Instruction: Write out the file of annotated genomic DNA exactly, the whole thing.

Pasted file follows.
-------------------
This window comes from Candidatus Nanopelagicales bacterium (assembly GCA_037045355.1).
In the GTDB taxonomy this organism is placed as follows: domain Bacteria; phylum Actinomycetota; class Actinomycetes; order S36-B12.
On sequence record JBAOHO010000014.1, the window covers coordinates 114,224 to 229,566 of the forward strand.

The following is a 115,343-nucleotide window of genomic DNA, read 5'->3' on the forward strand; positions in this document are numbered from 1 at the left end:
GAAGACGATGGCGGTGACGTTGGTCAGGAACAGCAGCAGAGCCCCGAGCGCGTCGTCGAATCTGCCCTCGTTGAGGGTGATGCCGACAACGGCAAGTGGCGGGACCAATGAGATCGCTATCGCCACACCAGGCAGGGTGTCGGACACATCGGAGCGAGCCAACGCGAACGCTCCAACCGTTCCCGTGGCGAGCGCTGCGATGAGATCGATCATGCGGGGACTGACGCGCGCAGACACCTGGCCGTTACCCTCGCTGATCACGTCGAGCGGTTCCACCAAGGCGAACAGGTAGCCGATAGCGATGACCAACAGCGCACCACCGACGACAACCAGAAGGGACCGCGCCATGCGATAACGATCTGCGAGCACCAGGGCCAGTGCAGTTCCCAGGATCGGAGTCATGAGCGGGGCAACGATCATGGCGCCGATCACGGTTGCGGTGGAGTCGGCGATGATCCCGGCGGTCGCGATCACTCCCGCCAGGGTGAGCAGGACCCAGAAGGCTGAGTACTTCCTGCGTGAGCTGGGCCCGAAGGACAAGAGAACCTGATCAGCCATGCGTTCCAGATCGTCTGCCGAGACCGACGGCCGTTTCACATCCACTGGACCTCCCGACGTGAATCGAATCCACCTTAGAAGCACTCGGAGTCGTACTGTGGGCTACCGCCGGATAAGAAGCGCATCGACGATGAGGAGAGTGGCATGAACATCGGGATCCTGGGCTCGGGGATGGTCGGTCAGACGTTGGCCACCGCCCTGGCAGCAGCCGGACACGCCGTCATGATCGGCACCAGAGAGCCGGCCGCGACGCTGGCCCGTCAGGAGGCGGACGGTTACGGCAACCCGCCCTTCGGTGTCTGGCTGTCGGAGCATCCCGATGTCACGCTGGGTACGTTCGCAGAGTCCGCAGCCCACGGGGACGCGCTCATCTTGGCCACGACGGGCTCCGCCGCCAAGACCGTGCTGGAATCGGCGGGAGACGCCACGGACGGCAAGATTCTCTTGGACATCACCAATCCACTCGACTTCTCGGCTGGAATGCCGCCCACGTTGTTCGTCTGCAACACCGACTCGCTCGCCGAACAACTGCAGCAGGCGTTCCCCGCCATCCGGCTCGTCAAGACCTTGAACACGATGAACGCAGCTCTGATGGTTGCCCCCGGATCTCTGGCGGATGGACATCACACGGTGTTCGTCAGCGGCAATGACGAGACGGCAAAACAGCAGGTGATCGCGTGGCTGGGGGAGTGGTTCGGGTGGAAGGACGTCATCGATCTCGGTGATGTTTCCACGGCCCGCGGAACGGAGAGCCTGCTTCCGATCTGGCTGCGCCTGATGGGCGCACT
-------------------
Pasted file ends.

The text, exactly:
This window comes from Candidatus Nanopelagicales bacterium (assembly GCA_037045355.1).
In the GTDB taxonomy this organism is placed as follows: domain Bacteria; phylum Actinomycetota; class Actinomycetes; order S36-B12.
On sequence record JBAOHO010000014.1, the window covers coordinates 114,224 to 229,566 of the forward strand.

The following is a 115,343-nucleotide window of genomic DNA, read 5'->3' on the forward strand; positions in this document are numbered from 1 at the left end:
GAAGACGATGGCGGTGACGTTGGTCAGGAACAGCAGCAGAGCCCCGAGCGCGTCGTCGAATCTGCCCTCGTTGAGGGTGATGCCGACAACGGCAAGTGGCGGGACCAATGAGATCGCTATCGCCACACCAGGCAGGGTGTCGGACACATCGGAGCGAGCCAACGCGAACGCTCCAACCGTTCCCGTGGCGAGCGCTGCGATGAGATCGATCATGCGGGGACTGACGCGCGCAGACACCTGGCCGTTACCCTCGCTGATCACGTCGAGCGGTTCCACCAAGGCGAACAGGTAGCCGATAGCGATGACCAACAGCGCACCACCGACGACAACCAGAAGGGACCGCGCCATGCGATAACGATCTGCGAGCACCAGGGCCAGTGCAGTTCCCAGGATCGGAGTCATGAGCGGGGCAACGATCATGGCGCCGATCACGGTTGCGGTGGAGTCGGCGATGATCCCGGCGGTCGCGATCACTCCCGCCAGGGTGAGCAGGACCCAGAAGGCTGAGTACTTCCTGCGTGAGCTGGGCCCGAAGGACAAGAGAACCTGATCAGCCATGCGTTCCAGATCGTCTGCCGAGACCGACGGCCGTTTCACATCCACTGGACCTCCCGACGTGAATCGAATCCACCTTAGAAGCACTCGGAGTCGTACTGTGGGCTACCGCCGGATAAGAAGCGCATCGACGATGAGGAGAGTGGCATGAACATCGGGATCCTGGGCTCGGGGATGGTCGGTCAGACGTTGGCCACCGCCCTGGCAGCAGCCGGACACGCCGTCATGATCGGCACCAGAGAGCCGGCCGCGACGCTGGCCCGTCAGGAGGCGGACGGTTACGGCAACCCGCCCTTCGGTGTCTGGCTGTCGGAGCATCCCGATGTCACGCTGGGTACGTTCGCAGAGTCCGCAGCCCACGGGGACGCGCTCATCTTGGCCACGACGGGCTCCGCCGCCAAGACCGTGCTGGAATCGGCGGGAGACGCCACGGACGGCAAGATTCTCTTGGACATCACCAATCCACTCGACTTCTCGGCTGGAATGCCGCCCACGTTGTTCGTCTGCAACACCGACTCGCTCGCCGAACAACTGCAGCAGGCGTTCCCCGCCATCCGGCTCGTCAAGACCTTGAACACGATGAACGCAGCTCTGATGGTTGCCCCCGGATCTCTGGCGGATGGACATCACACGGTGTTCGTCAGCGGCAATGACGAGACGGCAAAACAGCAGGTGATCGCGTGGCTGGGGGAGTGGTTCGGGTGGAAGGACGTCATCGATCTCGGTGATGTTTCCACGGCCCGCGGAACGGAGAGCCTGCTTCCGATCTGGCTGCGCCTGATGGGCGCACT